Three Ways To Grow Your Practice (or How to Make More Money)


A confession: I have a reading disorder.
A serious vice that requires between 2 and 5 books each week to be satiated.  I am a bookstore owner’s fantasy and my library’s least profit-producing cardholder.

On that note – while in my favorite bookstore, perusing the business section, I began to count the number of books that attempt to tell you how to grow your business.  I lost count, then lost interest. Now I have spent hundreds of dollars and euros to own a good number of these kinds of books,  and have read even more of them. If they’re good, they eventually get around telling you that the following 3 activities are key to growing any business.

1.Increase your caseload volume,
2.Increase your fees,
3.Increase the amount of repeat business.

Let me save you the time and money of buying or borrowing these books by explaining
how each of these apply to resolutionists.

Point number one reads “Increase your caseload volume”.

Clear and simple – promote your practice through networking, writing and speaking. These are the time and money-proven most effective strategies for a resolutionist.
On average a practice requires between 18 months and two years to build. Remember
that to be successful, you must consider yourself a businessperson first and a mediator second.
The same would hold true for any business. If you told me that because you’re
such a great cook you’re going to open a restaurant, my first question would be
“what do you know about running a culinary business?” You can’t have the second
(a mediation or arbitration practice) without the first (some business acumen).

Point number two reads “Increase your fees”.

Again – pretty simple, but will depend on a couple of variables (and perhaps one mathematical formula).  If your background or current job is one in which you make money based on billable hours,  like a lawyer or consultant, then you will want to charge at least that same hourly rate.  Your time as a arbitrator / mediator is no less valuable than your time as a consultant or expert witness etc. It’s simply a matter of cost opportunity. Your IQ does not diminish as soon as you stop into a mediation. Your time is valuable – put a value to it.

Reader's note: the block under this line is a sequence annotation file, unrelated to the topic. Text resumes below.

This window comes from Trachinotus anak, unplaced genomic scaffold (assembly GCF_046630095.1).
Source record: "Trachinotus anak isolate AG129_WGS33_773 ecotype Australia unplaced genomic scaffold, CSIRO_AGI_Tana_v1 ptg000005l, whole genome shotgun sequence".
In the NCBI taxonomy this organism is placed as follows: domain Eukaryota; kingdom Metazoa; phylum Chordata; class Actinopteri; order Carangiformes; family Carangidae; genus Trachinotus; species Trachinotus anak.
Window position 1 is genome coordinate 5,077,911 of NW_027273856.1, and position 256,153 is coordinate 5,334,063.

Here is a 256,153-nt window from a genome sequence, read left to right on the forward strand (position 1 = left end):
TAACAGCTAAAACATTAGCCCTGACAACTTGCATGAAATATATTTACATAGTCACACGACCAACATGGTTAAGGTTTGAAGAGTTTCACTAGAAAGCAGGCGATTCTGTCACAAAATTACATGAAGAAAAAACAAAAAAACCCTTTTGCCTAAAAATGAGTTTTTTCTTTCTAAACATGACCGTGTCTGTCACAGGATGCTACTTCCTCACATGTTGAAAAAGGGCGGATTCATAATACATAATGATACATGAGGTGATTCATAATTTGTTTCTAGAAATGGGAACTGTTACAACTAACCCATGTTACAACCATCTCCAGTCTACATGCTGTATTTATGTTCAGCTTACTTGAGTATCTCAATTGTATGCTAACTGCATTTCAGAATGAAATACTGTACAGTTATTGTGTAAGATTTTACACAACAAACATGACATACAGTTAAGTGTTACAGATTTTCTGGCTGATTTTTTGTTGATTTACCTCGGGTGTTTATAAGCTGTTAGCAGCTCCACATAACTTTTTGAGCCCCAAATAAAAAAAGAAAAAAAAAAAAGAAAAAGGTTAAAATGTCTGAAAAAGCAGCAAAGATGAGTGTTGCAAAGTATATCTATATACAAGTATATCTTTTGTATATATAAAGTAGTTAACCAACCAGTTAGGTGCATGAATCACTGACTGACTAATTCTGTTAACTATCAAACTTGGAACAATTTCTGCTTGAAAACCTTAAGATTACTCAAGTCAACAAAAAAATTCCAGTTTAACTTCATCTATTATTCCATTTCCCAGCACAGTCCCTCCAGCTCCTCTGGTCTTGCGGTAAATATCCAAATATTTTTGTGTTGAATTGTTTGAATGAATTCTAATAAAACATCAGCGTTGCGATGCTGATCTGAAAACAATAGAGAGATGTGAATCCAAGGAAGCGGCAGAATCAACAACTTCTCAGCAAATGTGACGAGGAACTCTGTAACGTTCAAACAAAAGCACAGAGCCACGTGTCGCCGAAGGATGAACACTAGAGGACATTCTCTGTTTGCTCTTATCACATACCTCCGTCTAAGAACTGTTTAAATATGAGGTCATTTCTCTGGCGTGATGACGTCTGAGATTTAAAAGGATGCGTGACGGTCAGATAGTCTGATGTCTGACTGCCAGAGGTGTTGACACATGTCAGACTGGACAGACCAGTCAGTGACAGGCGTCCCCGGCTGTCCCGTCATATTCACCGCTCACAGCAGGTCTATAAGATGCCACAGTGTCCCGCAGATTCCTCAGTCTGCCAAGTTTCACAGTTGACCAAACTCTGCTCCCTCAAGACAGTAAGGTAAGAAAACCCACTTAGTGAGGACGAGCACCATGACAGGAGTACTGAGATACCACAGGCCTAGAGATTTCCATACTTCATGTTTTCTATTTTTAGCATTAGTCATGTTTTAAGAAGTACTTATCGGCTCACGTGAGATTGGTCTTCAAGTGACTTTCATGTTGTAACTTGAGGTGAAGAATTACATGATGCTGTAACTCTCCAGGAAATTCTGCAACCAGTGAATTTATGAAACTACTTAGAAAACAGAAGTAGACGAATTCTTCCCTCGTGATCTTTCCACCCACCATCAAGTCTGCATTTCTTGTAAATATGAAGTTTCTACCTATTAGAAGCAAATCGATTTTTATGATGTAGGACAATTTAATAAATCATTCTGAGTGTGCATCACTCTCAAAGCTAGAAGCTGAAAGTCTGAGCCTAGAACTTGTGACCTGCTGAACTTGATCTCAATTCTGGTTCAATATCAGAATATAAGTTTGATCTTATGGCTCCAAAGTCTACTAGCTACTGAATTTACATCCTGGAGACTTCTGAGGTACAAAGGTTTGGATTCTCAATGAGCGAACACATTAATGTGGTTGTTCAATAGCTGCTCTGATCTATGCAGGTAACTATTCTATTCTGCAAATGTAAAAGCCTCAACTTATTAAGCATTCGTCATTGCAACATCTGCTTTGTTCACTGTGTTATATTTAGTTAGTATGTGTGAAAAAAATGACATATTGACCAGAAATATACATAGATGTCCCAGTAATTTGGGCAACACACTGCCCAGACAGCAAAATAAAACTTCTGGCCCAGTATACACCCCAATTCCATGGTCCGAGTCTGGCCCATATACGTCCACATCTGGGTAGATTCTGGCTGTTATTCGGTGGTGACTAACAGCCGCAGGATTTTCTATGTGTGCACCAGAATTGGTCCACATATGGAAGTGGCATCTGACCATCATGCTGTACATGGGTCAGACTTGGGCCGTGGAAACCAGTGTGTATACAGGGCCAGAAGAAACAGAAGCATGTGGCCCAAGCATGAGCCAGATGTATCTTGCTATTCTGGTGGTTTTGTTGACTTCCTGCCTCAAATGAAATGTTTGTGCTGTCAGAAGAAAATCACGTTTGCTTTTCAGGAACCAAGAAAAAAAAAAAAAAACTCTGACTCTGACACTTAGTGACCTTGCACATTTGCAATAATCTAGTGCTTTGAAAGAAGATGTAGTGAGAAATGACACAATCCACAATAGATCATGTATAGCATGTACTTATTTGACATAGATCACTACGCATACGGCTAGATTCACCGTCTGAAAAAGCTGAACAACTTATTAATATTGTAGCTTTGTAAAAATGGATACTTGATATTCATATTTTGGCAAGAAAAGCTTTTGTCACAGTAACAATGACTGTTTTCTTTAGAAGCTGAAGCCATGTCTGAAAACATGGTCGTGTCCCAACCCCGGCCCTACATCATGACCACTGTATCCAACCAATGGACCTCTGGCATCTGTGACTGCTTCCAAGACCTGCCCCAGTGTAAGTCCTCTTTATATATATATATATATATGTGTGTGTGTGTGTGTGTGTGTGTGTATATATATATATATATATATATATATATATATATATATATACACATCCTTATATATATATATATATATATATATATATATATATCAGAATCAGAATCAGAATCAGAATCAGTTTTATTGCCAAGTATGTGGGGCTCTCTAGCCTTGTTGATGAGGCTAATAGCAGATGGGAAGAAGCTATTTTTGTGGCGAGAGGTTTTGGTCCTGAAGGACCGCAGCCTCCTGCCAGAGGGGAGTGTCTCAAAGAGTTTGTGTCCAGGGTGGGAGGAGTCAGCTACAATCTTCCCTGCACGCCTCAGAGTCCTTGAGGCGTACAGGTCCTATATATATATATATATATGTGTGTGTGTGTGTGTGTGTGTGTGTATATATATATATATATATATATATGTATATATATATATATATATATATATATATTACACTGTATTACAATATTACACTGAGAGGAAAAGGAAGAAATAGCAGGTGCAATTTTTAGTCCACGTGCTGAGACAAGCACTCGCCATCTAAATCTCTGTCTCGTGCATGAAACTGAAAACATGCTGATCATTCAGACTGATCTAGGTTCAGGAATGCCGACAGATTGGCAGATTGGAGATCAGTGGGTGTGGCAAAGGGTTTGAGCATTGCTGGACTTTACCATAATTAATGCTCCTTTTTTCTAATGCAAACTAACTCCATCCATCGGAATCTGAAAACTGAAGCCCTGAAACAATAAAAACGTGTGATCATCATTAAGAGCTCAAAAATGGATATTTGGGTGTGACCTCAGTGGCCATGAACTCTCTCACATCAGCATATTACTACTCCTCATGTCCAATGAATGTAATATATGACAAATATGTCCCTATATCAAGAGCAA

If you have a job that is a salaried position, that is not in the field of law,
and you need to determine how much to charge – take the average fee charged by
local attorneys within your same practice area. For instance, if you have worked
for the State’s Health and Welfare Department as a psychologist and are now building
a practice with family as the focus, research the average hourly fees local family
lawyers charge. If it is less than you make on an hourly basis – keep your current rate.
Why on earth would you leave money on the table?

Or, if you just read the previous two paragraphs and are still unclear, try the following
mathematical formula. You have to get paid for the work you do, or you will soon have to
find some other way to make a living. Not only must you get paid, but you have to get
paid enough. How do you know how to charge for your services so that you get paid enough?
The economics of a mediation practice are so simple that they can be reduced to the following:

P= (H time B time R) minus C

H = total hours available
B = percent of those hours that are billable
R = hourly rate
C = costs

If you want to make more money you can lower your costs, increase the percentage of your time on paid work, or increase your rate. You can also work more hours – keeping in mind that as hourly-paid professionals we are all capped on how much our practices will earn unless we increase our rates. Why? Well there are only so many hours in a day dear reader. Once they’ve been billed out … where can you go from there?

Point number three reads “Increase the amount of repeat business”.

What’s that you say … just a beautiful theory? Wrong. They’re more than just a theory,
they’re the reality for many of us. Referrals are out there. You only have to ask for them.
Next time you find yourself in a networking situation, with someone for whom you’ve worked, or a friend or colleague who socializes or works within your target market, ask them for a referral. Ask them whom in their organization should you speak with about getting cases. Ask them if they know someone who could either directly benefit from your services or someone who could lead you in the right direction. You’ll be amazed at the results if you just ask.

So there it is. Growth in a nutshell. My miniature course on “Success 101” and all you had to pay… was attention.

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